By On the occasion of our 20th anniversary
By Gustavo Arellano
By R. Scott Moxley
By Alfonso Delgado
By Courtney Hamilton
By Joel Beers
By Peter Maguire
By Charles Lam
Photo by Nick SchouMike Merrifield, a ponytailed professor at Mission Viejo's Saddleback College, struggled to gain the attention of the 80 or so bored-looking students sprawled on the grass in front of him.
"The state is going to raise your tuition, and you are going to pay for the shortfall on this particular campus," he said. "The summer session has been cut, so if you need to transfer to another university and if you need one of those classes, you may not be able to get that credit. The district hired a vice chancellor at $135,000 per year to run a campus in Tustin, and here we are cutting services for students, cutting summer school and closing tutorial programs. How many of you want to pay more for parking?"
Remarkably, few students bothered to attend the lunchtime rally last Wednesday to protest Governor Gray Davis' proposal to slash the budget for the state's community-college system—cuts that would shut out 206,000 low-income students.
According to the students who organized the rally, the low turnout was predictable: students who will be most hurt by those cuts don't have time for protests; they're busy working off-campus jobs to pay for school.
And while they've been working, Saddleback College trustees recently announced they'll cut classes up to 20 percent, cancel the first session of summer school and double fees. The board has also warned that it might slash several programs that benefit students on financial aid, as well as such services as the transfer center, which helps students determine eligibility to enter universities.
The only students who spoke at the rally were members of such groups as Class Action and the Chicano & Latin American Students Association. They took turns passing out fliers and gathering signatures for a petition demanding the trustees find ways to minimize the impact of the funding cuts.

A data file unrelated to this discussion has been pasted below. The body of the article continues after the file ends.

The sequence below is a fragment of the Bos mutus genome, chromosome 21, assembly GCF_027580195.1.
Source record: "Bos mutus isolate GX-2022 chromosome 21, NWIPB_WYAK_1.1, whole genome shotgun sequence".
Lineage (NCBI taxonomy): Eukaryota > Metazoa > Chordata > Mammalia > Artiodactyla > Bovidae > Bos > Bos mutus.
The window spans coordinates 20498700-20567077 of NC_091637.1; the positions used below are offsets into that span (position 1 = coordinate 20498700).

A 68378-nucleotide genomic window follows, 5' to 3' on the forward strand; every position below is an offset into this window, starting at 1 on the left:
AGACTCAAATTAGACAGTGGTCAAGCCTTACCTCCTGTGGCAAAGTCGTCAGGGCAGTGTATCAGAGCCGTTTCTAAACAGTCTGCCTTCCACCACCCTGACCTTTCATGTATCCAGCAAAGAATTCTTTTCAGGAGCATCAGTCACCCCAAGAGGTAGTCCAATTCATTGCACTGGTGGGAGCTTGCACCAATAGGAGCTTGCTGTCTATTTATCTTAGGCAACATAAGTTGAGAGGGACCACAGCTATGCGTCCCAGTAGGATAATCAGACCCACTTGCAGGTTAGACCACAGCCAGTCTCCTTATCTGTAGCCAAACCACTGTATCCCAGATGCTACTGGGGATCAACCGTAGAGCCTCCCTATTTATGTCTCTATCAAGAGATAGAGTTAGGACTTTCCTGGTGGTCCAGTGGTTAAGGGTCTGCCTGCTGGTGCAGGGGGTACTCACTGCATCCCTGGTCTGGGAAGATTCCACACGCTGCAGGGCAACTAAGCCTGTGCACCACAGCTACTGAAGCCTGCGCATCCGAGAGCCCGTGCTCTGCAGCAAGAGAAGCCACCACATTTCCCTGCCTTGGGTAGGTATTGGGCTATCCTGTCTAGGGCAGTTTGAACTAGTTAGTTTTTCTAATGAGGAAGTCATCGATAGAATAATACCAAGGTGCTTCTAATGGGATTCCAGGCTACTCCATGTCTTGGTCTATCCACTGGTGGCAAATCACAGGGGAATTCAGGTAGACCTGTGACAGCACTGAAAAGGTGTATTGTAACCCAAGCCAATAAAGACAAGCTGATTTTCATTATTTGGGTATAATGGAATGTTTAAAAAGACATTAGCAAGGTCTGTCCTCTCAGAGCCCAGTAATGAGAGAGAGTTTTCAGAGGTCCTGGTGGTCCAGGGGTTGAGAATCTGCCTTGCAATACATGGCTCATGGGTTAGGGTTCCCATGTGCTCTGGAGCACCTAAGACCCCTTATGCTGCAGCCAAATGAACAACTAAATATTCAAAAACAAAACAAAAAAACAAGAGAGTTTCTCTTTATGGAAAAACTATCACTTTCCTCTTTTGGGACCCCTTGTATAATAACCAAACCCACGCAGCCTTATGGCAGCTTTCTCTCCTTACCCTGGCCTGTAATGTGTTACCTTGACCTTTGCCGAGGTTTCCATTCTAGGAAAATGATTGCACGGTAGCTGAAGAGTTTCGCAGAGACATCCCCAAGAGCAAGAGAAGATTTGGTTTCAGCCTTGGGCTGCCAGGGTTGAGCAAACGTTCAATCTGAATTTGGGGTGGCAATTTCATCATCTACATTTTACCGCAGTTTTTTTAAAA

But those students won't be hurt by the cuts—they're all about to graduate or transfer to bigger schools such as UC Irvine.
The highlight of the rally was a fiery speech by Chicano studies professor Ray Reyes, who shouted into the microphone in a hopeless effort to shock his audience into action. "When the first community college opened in Fresno in 1910, its purpose was to be for people seeking to expand their knowledge, education and skills but who didn't have the opportunity to go to a four-year college," he argued. "California came up with this mechanism so people would have access to education. An educated society is a necessity if you plan to have a functioning democracy!
"There are 20,000 people attending this institution," Reyes continued. "With these cuts, there will be more people crammed into each classroom and less working people able to afford an education."
When that failed to motivate his audience, Reyes brought up the looming U.S. war in Iraq, warning students that the governor's proposed budget cuts will make education the province of an increasingly elite class of people whose decisions would send working people to die in battle.
"Who will be deciding who gets killed in the war in Iraq?" Reyes asked. "What will be their class background?"
His listless audience didn't seem to care, and the rally, scheduled to run two hours, petered out after just 45 minutes—good news for Rascalin and the Roots Rockers. The Roots Rockers were nowhere to be seen, but Rascalin—backed by a drum machine and playing an electric guitar—filled out the remainder of the time, crooning "Legalize It," the marijuana-legalization anthem by Peter Tosh.